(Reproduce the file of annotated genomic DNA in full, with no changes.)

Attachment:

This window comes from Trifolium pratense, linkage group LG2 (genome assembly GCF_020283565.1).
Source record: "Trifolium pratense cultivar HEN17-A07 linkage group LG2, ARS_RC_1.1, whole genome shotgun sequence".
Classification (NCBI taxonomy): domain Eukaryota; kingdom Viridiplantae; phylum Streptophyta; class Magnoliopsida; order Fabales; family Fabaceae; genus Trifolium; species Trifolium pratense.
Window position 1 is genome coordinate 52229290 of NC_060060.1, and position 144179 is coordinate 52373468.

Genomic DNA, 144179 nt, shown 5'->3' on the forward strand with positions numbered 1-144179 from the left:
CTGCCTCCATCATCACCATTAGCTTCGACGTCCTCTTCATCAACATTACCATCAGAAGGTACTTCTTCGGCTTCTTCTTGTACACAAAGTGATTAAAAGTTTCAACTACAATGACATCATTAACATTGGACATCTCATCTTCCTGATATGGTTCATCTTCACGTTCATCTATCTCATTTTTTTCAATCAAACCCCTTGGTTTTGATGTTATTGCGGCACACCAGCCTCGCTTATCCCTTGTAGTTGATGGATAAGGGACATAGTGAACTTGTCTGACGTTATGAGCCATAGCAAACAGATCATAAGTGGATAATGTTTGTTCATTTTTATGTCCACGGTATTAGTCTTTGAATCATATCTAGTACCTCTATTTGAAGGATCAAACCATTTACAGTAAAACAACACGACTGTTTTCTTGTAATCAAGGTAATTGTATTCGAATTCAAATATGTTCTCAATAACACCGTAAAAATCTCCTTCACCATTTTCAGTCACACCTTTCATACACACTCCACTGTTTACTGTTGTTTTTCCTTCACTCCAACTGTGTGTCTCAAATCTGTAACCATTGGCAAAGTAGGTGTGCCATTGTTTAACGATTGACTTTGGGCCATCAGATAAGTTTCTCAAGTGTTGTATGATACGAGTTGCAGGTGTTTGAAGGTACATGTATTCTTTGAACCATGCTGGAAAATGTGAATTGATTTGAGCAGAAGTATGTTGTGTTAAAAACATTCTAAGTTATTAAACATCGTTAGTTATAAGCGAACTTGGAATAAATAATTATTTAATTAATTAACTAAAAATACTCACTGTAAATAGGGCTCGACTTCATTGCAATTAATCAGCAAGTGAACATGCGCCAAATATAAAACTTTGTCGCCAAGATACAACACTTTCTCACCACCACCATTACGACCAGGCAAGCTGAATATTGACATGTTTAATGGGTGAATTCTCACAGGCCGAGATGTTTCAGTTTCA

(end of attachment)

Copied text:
This window comes from Trifolium pratense, linkage group LG2 (genome assembly GCF_020283565.1).
Source record: "Trifolium pratense cultivar HEN17-A07 linkage group LG2, ARS_RC_1.1, whole genome shotgun sequence".
Classification (NCBI taxonomy): domain Eukaryota; kingdom Viridiplantae; phylum Streptophyta; class Magnoliopsida; order Fabales; family Fabaceae; genus Trifolium; species Trifolium pratense.
Window position 1 is genome coordinate 52229290 of NC_060060.1, and position 144179 is coordinate 52373468.

Genomic DNA, 144179 nt, shown 5'->3' on the forward strand with positions numbered 1-144179 from the left:
CTGCCTCCATCATCACCATTAGCTTCGACGTCCTCTTCATCAACATTACCATCAGAAGGTACTTCTTCGGCTTCTTCTTGTACACAAAGTGATTAAAAGTTTCAACTACAATGACATCATTAACATTGGACATCTCATCTTCCTGATATGGTTCATCTTCACGTTCATCTATCTCATTTTTTTCAATCAAACCCCTTGGTTTTGATGTTATTGCGGCACACCAGCCTCGCTTATCCCTTGTAGTTGATGGATAAGGGACATAGTGAACTTGTCTGACGTTATGAGCCATAGCAAACAGATCATAAGTGGATAATGTTTGTTCATTTTTATGTCCACGGTATTAGTCTTTGAATCATATCTAGTACCTCTATTTGAAGGATCAAACCATTTACAGTAAAACAACACGACTGTTTTCTTGTAATCAAGGTAATTGTATTCGAATTCAAATATGTTCTCAATAACACCGTAAAAATCTCCTTCACCATTTTCAGTCACACCTTTCATACACACTCCACTGTTTACTGTTGTTTTTCCTTCACTCCAACTGTGTGTCTCAAATCTGTAACCATTGGCAAAGTAGGTGTGCCATTGTTTAACGATTGACTTTGGGCCATCAGATAAGTTTCTCAAGTGTTGTATGATACGAGTTGCAGGTGTTTGAAGGTACATGTATTCTTTGAACCATGCTGGAAAATGTGAATTGATTTGAGCAGAAGTATGTTGTGTTAAAAACATTCTAAGTTATTAAACATCGTTAGTTATAAGCGAACTTGGAATAAATAATTATTTAATTAATTAACTAAAAATACTCACTGTAAATAGGGCTCGACTTCATTGCAATTAATCAGCAAGTGAACATGCGCCAAATATAAAACTTTGTCGCCAAGATACAACACTTTCTCACCACCACCATTACGACCAGGCAAGCTGAATATTGACATGTTTAATGGGTGAATTCTCACAGGCCGAGATGTTTCAGTTTCA